Recently, the mesenchymal stromal cells (MSCs) therapy has been regarded as an effective strategy to prevent radiation pulmonary fibrosis as well (Ionescu et al., 2012). Studies indicate that MSCs possess the capability of effectively homing to the injury sites, thus benefitting immunomodulation, epithelial repair, mitochondrial transfer, bactericidal activity and the secretion of protective growth factors and microvesicles (Stabler et al., 2015). MSCs isolated from different tissues are of particular interest as a source for pulmonary cell therapy because of their abundance, easy of isolation and characterization, multipotency and pleiotropic therapeutic effects (Lu et al., 2019).

In the past, urine was regarded as merely a body waste, but recent studies have demonstrated that urine can provide an effective and noninvasive source of differentiated or differentiating progenitor and stem cells. Moreover, human urine-derived MSCs (uMSCs) have been successfully isolated and cultured (He et al., 2016). However, whether uMSCs can ameliorate radiation-induced pulmonary fibrosis is still unclear. The aim of the present study was to explore the therapeutic effects of the paracrine function of uMSCs in a cell model of radiation pulmonary fibrosis. In the present study, we showed that the conditioned medium of uMSCs prevented collagen generation, and reduced the production of pro-fibrotic cytokines by inhibiting the NF-κB signaling pathway. To the best of our knowledge, this is the first translational study to assess and highlight the benefits of human uMSCs therapy for the treatment of radiation pulmonary fibrosis.



Human pulmonary fibroblast cell line culture

The human pulmonary fibroblast cell line, MRC-5, was purchased from American Type Culture Collection (Manassas, VA) and maintained in a humidified incubator at 37°C with 5% CO2 in Dulbecco’s Modified Eagle’s Medium (DMEM) (Hyclone, Logan, UT, USA) supplemented with 10% fetal bovine serum (FBS) (Invitrogen, USA) and 1% penicillin-streptomycin (Beyotime Biotechnology, Nantong, China). At 70-80% confluency, the complete medium was replaced with medium containing 1% FBS.

Conditioned medium of urine-derived MSC preparation

uMSCs were collected from human urine with the consent of the donors. The collection was performed in accordance with the ethical standards of the local ethics committee. uMSCs were successfully isolated from human urine according to the modified methods described in a previous report (He et al., 2016). Briefly, urine samples were centrifuged, and cell pellets were washed with phosphate-buffered saline (PBS). Cells were dispersed in 10% FBS-DMEM and passaged into new flasks for further expansion. Most of the urine cells were terminally differentiated and removed when the culture medium was changed. Well-developed colonies of the fibroblast-like cells formed at approximately passage 5-6. The multipotent differentiation capacity of uMSCs was confirmed by their differentiation into osteoblasts and adipocytes using alkaline phosphatase (osteoblasts) and Oil Red O staining (adipocytes), respectively. uMSCs cells were maintained in DMEM containing 10% FBS onto uncoated 25 cm2 culture flasks (Corning, New York, USA) at 37ºC in 5% CO2. When the cell culture reached approximately 70-80% confluence, the conditioned medium of uMSCs (MSCCM) was replaced with medium containing 1% FBS and cultured for an additional 2-3 days. The cells were collected, filtered through a membrane with 0.2 mm pores, aliquoted and stored at -20ºC (Fu et al., 2017).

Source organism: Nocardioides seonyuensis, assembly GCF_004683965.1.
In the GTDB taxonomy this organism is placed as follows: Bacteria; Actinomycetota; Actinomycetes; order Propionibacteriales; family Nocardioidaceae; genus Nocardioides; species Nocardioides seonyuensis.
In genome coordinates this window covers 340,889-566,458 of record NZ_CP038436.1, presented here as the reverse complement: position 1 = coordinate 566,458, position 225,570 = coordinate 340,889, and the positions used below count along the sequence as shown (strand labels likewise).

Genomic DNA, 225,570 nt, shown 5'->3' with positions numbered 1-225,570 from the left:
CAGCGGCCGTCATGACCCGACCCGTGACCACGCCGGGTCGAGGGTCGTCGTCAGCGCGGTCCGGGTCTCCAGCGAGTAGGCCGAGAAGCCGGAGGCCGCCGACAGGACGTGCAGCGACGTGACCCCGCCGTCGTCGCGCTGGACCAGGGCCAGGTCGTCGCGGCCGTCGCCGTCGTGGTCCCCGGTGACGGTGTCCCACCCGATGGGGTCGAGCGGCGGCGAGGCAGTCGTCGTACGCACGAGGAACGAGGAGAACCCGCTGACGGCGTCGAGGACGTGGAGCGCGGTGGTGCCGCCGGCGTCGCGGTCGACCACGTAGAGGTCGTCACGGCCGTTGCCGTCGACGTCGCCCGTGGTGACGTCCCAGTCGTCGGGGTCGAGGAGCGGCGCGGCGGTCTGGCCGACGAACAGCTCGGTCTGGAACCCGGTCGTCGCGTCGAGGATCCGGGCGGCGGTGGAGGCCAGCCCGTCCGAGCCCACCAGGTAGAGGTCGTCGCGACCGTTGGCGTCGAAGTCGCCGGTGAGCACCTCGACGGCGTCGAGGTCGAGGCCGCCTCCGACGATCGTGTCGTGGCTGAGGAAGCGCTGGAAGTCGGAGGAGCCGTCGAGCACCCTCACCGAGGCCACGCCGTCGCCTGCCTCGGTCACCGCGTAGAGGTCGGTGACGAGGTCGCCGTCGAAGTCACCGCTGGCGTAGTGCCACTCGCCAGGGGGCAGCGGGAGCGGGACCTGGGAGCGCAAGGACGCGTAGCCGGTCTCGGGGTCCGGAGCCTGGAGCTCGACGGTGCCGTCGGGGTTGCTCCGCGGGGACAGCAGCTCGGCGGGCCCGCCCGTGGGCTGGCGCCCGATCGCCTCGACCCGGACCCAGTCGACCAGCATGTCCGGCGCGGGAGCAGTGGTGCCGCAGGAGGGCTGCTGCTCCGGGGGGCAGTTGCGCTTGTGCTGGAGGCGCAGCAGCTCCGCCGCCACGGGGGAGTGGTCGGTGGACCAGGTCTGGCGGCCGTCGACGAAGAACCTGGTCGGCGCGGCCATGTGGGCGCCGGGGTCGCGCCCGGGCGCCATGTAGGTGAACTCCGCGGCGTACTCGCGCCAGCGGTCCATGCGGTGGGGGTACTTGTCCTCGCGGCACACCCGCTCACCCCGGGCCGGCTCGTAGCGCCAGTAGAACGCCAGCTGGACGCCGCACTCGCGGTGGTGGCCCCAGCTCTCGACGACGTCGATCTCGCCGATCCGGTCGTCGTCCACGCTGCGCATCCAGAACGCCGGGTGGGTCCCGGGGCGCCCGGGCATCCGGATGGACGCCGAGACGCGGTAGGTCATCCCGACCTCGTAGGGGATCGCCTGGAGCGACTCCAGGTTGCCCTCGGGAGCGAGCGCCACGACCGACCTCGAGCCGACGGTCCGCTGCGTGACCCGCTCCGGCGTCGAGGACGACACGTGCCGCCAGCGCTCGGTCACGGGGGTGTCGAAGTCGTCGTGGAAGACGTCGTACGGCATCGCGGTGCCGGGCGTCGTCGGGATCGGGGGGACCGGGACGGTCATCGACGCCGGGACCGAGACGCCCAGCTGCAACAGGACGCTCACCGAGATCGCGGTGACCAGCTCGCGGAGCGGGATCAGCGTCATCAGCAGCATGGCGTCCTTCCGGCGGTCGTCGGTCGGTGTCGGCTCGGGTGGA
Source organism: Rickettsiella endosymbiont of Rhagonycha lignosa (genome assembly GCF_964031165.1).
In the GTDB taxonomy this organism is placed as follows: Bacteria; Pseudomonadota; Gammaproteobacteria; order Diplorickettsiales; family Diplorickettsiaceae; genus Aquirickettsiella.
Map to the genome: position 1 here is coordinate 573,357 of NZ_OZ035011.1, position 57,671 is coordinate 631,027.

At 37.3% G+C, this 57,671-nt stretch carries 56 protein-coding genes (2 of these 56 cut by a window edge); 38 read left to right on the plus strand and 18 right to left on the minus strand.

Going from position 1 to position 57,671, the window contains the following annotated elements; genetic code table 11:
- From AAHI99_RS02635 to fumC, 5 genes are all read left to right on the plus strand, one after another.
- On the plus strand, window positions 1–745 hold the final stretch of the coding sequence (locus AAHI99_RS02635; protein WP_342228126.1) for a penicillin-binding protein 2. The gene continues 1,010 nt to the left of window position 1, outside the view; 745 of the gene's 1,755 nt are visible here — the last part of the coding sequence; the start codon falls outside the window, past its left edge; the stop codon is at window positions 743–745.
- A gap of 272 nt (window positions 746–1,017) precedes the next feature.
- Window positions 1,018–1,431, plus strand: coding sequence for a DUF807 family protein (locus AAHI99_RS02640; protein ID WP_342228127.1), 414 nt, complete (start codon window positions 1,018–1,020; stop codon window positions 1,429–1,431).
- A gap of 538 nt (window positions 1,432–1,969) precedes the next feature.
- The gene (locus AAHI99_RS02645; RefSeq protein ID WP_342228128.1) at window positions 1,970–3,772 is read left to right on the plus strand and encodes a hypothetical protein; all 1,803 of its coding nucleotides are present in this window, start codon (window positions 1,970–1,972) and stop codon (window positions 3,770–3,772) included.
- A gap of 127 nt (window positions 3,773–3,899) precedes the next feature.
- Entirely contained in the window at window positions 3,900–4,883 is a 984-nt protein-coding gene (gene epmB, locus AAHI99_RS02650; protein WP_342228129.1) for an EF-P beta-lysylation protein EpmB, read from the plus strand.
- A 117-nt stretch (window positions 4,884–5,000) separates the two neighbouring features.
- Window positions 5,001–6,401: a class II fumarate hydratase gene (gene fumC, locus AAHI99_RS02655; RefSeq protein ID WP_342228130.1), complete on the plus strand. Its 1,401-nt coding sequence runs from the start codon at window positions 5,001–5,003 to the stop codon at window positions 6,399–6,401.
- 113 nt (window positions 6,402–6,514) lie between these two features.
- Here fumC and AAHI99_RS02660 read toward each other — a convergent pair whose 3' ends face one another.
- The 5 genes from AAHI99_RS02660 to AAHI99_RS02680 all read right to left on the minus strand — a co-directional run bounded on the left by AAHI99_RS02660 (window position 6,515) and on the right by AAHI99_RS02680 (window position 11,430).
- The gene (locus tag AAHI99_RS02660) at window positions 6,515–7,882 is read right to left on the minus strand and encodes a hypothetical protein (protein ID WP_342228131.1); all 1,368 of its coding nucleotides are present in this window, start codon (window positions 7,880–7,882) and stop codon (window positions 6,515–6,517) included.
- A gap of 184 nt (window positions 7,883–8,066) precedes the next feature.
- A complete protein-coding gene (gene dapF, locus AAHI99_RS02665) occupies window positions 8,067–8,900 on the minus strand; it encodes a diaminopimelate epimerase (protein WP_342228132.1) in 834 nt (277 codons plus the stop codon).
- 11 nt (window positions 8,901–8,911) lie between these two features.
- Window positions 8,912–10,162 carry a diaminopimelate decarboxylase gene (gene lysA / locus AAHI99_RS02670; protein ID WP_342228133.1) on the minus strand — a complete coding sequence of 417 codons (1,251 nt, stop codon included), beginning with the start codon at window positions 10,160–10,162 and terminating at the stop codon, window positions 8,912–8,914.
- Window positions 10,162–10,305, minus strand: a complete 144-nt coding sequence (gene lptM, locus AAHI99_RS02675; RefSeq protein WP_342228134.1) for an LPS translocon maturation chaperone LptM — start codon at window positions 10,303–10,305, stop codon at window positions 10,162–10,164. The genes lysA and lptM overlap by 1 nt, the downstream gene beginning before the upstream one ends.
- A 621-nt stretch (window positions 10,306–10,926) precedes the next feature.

MRC-5 irradiation and MSCCM treatment

MRC-5 cells at 70–80% confluency were irradiated with 10-Gy gamma rays using a Gamacell 3000 gamma irradiator (dose rate: 3.75 Gy/min; Nordion International Inc.) After irradiation, the culture medium was abandoned and cultured with MSCCM for another 7 days. Untreated MRC-5 cells were used as control.

Detection of the paracrine effect of uMSCs

To confirm the paracrine effect of uMSCs, conditioned medium of uMSCs was collected and the expression of HGF, EGF, KGF, and VEGF in the medium was measured using commercially available ELISA kits according to the manufacturer’s protocols. The OD values were determined at the wavelength of 450 nm and the concentrations were read on the linear part of the curve.

CCK-8 assay

Cell viability was measured with the CCK-8 assay (cell counting kit-8, Dojindo Molecular Technologies, Tokyo, Japan). MRC-5 cells were seeded at 1×104 cells per well in 100 μl of complete growth culture media and treated as described above. Finally, CCK-8 solution (10 μl/well) was added into each well. After 2 h of incubation at 37°C, the absorbance of each well was determined at 450 nm using a microplate reader.

Measurement of collagen content

MRC-5 cells were treated as described above, then cells were collected and the deposits of collagen were examined using Sircol soluble collagen assay kit (Biocolor, Belfast, North Ireland).